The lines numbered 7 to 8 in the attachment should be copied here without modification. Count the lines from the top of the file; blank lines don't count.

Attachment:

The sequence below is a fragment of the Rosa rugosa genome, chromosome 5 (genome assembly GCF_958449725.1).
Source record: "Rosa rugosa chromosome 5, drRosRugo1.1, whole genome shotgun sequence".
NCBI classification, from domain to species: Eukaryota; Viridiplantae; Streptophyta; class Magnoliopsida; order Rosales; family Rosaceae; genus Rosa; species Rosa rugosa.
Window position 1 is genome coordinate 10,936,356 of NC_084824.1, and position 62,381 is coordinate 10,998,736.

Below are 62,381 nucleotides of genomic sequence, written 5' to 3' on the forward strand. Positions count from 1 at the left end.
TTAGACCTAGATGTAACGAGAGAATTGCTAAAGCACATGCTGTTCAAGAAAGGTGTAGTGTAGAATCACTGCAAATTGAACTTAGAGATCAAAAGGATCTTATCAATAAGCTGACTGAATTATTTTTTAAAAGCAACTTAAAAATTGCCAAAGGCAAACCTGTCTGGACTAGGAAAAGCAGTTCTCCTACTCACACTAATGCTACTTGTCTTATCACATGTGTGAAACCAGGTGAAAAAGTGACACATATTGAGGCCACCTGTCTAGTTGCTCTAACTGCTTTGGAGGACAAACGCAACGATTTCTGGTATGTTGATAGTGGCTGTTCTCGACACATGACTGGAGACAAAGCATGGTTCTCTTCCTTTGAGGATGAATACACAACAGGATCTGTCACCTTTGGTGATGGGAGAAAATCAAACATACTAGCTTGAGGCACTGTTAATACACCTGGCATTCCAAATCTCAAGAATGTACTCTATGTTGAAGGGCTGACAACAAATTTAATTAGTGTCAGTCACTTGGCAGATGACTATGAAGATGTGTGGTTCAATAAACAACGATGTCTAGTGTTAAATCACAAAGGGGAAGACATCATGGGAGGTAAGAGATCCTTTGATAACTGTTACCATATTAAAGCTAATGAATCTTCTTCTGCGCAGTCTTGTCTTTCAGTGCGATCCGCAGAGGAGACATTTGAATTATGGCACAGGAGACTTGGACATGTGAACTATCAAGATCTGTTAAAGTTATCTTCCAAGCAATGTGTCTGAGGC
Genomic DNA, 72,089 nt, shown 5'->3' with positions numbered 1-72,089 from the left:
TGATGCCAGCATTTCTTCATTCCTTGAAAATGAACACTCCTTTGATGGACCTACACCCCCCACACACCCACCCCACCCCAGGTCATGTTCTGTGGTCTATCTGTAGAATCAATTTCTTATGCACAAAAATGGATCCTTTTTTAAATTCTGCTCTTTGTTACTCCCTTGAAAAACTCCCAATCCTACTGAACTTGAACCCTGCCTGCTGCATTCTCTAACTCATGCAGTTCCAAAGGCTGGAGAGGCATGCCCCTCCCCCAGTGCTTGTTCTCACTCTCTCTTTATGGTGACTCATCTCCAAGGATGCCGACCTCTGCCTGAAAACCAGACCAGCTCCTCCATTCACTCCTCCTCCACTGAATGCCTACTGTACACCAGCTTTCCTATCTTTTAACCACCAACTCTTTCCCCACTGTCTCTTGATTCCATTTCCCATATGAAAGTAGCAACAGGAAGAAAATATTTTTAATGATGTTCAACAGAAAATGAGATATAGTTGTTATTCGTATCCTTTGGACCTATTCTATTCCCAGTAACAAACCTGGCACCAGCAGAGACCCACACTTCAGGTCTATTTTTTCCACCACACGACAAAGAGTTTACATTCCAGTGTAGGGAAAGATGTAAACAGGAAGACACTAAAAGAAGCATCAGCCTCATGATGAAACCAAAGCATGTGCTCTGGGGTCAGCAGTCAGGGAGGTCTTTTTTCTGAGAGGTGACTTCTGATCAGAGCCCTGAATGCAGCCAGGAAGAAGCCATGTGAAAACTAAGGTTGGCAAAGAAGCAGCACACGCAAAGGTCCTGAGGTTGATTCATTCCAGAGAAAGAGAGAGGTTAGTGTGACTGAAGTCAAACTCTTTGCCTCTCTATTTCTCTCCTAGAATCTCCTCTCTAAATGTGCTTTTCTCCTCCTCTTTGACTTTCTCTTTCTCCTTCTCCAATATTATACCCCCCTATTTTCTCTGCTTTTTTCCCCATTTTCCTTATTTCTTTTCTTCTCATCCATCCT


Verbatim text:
Genomic DNA, 72,089 nt, shown 5'->3' with positions numbered 1-72,089 from the left:
TGATGCCAGCATTTCTTCATTCCTTGAAAATGAACACTCCTTTGATGGACCTACACCCCCCACACACCCACCCCACCCCAGGTCATGTTCTGTGGTCTATCTGTAGAATCAATTTCTTATGCACAAAAATGGATCCTTTTTTAAATTCTGCTCTTTGTTACTCCCTTGAAAAACTCCCAATCCTACTGAACTTGAACCCTGCCTGCTGCATTCTCTAACTCATGCAGTTCCAAAGGCTGGAGAGGCATGCCCCTCCCCCAGTGCTTGTTCTCACTCTCTCTTTATGGTGACTCATCTCCAAGGATGCCGACCTCTGCCTGAAAACCAGACCAGCTCCTCCATTCACTCCTCCTCCACTGAATGCCTACTGTACACCAGCTTTCCTATCTTTTAACCACCAACTCTTTCCCCACTGTCTCTTGATTCCATTTCCCATATGAAAGTAGCAACAGGAAGAAAATATTTTTAATGATGTTCAACAGAAAATGAGATATAGTTGTTATTCGTATCCTTTGGACCTATTCTATTCCCAGTAACAAACCTGGCACCAGCAGAGACCCACACTTCAGGTCTATTTTTTCCACCACACGACAAAGAGTTTACATTCCAGTGTAGGGAAAGATGTAAACAGGAAGACACTAAAAGAAGCATCAGCCTCATGATGAAACCAAAGCATGTGCTCTGGGGTCAGCAGTCAGGGAGGTCTTTTTTCTGAGAGGTGACTTCTGATCAGAGCCCTGAATGCAGCCAGGAAGAAGCCATGTGAAAACTAAGGTTGGCAAAGAAGCAGCACACGCAAAGGTCCTGAGGTTGATTCATTCCAGAGAAAGAGAGAGGTTAGTGTGACTGAAGTCAAACTCTTTGCCTCTCTATTTCTCTCCTAGAATCTCCTCTCTAAATGTGCTTTTCTCCTCCTCTTTGACTTTCTCTTTCTCCTTCTCCAATATTATACCCCCCTATTTTCTCTGCTTTTTTCCCCATTTTCCTTATTTCTTTTCTTCTCATCCATCCT